Remember way back when I started this series? I had a new baby and was being lured by the siren call of perfectionism. Wrapped in this swaddle of blankets was a clean slate — perfection embodied. It was my chance to start over as a parent and get it “right” this time.
My little guy turns one next week. (Where does the time go?) And guess what. I’ve already ruined him.
Well, that’s what the crazy perfectionist that lives in the back of too many of our minds would tell us. He’s already had plenty of sugar, too much peripheral screen time, and let’s just not talk about the quick trip he took down a few of our stairs.
But I think he’s going to be just fine. Probably even better than fine.
Never Too Late
I just can’t say enough good things about Ellen Galinsky’s book, Mind in the Making. But one of my favorite things I learned was that one of Galinsky’s primary goals was to make sure the book was not a guilt trip for parents. She recalled reading a book she had loved as an academic, but when she reread it from the perspective of a mother it made her feel awful. She felt she had already done it all wrong and all hope had been lost. (That alone gives me comfort. Someone as brilliant as Ellen Galinsky, thought she had gotten it all wrong. We’re in good company.)
From quite the opposite perspective, Ellen Galinsky corrects Katie Couric in this fantastic interview/overview of her book. As the two mothers discuss Galinsky’s research in this clip, Couric jovially says off-hand that it’s too bad it’s too late for her to use the information with her teenage daughter. Galinsky quickly asserts that it isn’t too late, and that she actually learned things from her research that have changed her perspective even as a mother to adult children. It’s never too late, she affirms.
There is fascinating research about early brain development. Children learn so much in such little time. It truly is amazing. It’s important for us to realize the impact that early experiences have on child development. But at the same time that we become more aware of the critical periods of growth in early childhood, there has been an unfortunate misconception that it is ONLY in those early periods that the brain can change.
To use a visual, the old theories of brain development took a petrified approach. Once the brain was formed and developed, it was like stone. It was set. What we now know from the last few decades of research is that brain development takes a more fluid approach. It creates new pathways and tweaks old ones. It is more mold-able than rigid. We call this characteristic “plasticity”.
It may take more work as we become older, but we can always learn. One of my favorite examples is that of George Dawson, a man who learned to read at the age of 98. If ever there was an excuse to say it was too late, he had it. But he didn’t use it. And neither should we.
It’s never too late.
As much as we’d like to give our children everything, and give it to them perfectly, the happy truth is — they don’t need it. Children are, by design, very resilient.
Of course, I don’t want to understate the gravity of abuse and neglect, but when it comes to our more common short-comings, our kids will be OK. We can apologize, we can change course, we can move forward.
My parents often joke that it’s a miracle that we turned out OK, given all the new information about what kids need and the fact that they supposedly didn’t know what they were doing (though I would respectfully disagree on that point).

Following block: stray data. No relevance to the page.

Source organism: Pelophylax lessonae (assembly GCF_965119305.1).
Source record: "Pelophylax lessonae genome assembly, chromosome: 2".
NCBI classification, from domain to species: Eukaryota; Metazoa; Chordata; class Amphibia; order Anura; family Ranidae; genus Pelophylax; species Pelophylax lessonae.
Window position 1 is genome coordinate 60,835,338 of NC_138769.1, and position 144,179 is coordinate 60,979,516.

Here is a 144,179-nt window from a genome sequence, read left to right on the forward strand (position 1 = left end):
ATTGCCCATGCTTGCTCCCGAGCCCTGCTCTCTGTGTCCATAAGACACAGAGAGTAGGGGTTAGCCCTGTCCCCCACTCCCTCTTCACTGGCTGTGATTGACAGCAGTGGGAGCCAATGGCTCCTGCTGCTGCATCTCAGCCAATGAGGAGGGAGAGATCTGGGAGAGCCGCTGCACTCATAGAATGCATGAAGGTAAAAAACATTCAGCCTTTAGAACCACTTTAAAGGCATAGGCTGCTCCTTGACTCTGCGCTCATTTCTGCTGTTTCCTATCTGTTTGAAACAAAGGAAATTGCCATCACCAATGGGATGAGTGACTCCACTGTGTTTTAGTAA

It’s true that not only were seat belts optional back in my day, but the kids that were actually driving out on their farms would probably still be required to be in booster seats by today’s standards. There’s research today about how to talk to kids that directly contradicts with the best practices that were encouraged and implemented in my elementary school 25 years ago. And yet, I — and a whole lot of other kids in that small town — turned out just fine. Even better than fine.
As I’ve mentioned in discussing the Building Strong Boys Series, child development doesn’t happen in a clean, linear fashion. There’s no clear “if this, then that” flow chart to follow. It’s more like a Jenga tower. There are all kinds of factors in play. You can remove several with little to no effect, as long as you have enough stabilizing blocks remaining.
Similarly, we don’t have to get it all right for our kids to be alright. As long as enough stabilizing factors remain, we can make mistakes — it’s inevitable — and our kids will be OK.
I’ve long loved, and often used, a quote from Maya Angelou that “When you know better, you do better.” We can’t hold ill will against ourselves or our own parents, for doing the best we know to do. That doesn’t mean we have to make the same mistakes over and over once we know a better way.
It’s never too late. Never too late to teach a better way. Never too late to mend a broken relationship. Never too late to parent the way that feels right and authentic. Never too late to just step up and be there.
It’s never too late for you, and it’s never too late for your child.
Let go of the mistakes in your past, and move beyond the ones you’ll make before the day is over. It’s never too late to start where you are, to give what you have, and to learn, love, and grow together.
What changes have you made that have made the biggest difference for you and your family? What have you learned to let go of?
Find all posts in the Myth of Perfect Parenting Series HERE.
***This popular series has led to the transformative ecourse, Letting Go of Perfect: The art and science of being an awesome mom without losing your mind. This course only opens a few times a year, so be sure to get on the wait list to be notified as soon as it opens again!